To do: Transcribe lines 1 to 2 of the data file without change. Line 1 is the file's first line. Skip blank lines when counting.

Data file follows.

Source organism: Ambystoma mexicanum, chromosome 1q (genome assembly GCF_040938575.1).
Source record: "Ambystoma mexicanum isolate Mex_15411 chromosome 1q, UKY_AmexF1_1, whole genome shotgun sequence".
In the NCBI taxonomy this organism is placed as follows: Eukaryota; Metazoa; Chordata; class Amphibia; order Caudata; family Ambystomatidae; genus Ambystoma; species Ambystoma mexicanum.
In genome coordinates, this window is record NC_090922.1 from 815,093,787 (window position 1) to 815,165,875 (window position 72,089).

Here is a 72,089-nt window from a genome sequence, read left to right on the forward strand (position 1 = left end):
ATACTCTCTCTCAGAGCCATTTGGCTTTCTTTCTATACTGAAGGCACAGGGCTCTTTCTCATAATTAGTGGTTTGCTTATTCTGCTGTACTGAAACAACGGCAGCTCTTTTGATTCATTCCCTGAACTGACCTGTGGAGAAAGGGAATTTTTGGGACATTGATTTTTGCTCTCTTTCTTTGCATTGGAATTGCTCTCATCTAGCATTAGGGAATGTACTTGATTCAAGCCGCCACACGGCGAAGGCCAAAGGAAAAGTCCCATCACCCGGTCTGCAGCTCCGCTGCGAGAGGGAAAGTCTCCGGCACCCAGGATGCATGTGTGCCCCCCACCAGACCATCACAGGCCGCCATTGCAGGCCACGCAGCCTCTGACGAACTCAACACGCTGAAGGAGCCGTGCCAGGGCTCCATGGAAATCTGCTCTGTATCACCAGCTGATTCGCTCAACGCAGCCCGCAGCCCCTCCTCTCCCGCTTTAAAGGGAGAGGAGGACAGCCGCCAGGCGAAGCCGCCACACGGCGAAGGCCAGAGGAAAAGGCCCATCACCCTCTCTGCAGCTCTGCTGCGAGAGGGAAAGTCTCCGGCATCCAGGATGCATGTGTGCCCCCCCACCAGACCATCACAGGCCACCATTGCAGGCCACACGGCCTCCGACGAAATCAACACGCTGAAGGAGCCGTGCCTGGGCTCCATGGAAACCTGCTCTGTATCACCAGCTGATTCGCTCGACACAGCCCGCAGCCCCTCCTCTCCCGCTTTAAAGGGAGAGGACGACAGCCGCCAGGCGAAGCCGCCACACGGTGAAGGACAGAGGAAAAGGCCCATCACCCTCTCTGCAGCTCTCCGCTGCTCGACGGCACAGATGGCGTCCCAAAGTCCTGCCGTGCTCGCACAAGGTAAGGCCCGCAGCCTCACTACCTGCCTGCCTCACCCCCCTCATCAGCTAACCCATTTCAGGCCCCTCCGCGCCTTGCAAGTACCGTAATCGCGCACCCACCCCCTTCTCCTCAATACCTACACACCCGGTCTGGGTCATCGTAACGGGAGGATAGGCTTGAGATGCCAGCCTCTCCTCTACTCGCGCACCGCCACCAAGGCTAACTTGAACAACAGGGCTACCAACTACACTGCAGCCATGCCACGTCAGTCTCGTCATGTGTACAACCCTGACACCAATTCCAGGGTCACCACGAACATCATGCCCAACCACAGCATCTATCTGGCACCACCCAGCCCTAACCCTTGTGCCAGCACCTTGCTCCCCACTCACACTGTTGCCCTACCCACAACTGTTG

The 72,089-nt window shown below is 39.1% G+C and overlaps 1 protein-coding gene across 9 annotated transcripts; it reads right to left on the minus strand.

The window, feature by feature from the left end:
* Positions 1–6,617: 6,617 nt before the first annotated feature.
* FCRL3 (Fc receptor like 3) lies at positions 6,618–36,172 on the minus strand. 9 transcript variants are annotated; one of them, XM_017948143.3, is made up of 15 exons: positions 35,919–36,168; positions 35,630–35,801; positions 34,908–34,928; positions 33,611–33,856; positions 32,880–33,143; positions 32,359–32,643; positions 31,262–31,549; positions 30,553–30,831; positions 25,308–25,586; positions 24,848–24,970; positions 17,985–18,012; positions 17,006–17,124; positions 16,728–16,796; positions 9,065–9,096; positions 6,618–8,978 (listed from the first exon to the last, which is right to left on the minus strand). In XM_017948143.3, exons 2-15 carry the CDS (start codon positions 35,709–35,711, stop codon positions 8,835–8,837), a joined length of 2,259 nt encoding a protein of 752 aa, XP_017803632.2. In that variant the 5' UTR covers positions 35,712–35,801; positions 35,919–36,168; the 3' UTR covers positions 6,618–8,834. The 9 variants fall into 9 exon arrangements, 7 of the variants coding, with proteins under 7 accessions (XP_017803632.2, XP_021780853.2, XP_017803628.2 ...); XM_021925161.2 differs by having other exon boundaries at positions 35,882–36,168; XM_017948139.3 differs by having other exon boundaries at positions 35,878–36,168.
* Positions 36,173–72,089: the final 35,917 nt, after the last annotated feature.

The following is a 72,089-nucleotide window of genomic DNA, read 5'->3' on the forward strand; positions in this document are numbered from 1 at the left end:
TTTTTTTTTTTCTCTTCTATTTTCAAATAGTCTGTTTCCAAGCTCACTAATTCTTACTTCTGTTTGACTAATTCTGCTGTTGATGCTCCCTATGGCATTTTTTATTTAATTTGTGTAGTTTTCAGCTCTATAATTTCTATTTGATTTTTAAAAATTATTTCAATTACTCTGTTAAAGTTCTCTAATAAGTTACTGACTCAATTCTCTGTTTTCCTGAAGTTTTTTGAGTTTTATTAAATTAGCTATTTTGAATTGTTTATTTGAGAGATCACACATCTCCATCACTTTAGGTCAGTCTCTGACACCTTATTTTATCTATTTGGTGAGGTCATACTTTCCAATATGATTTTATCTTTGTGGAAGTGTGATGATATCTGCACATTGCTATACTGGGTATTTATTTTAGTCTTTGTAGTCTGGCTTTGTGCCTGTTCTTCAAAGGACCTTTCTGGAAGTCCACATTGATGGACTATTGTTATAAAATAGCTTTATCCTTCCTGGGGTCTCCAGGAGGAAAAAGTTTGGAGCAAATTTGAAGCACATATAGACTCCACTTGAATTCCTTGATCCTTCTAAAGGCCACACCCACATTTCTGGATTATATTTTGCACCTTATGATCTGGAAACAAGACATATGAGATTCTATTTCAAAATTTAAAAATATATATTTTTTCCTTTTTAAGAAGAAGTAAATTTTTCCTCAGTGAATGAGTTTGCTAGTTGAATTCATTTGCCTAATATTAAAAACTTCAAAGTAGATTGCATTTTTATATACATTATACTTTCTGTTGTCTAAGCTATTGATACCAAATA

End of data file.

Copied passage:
Source organism: Ambystoma mexicanum, chromosome 1q (genome assembly GCF_040938575.1).
Source record: "Ambystoma mexicanum isolate Mex_15411 chromosome 1q, UKY_AmexF1_1, whole genome shotgun sequence".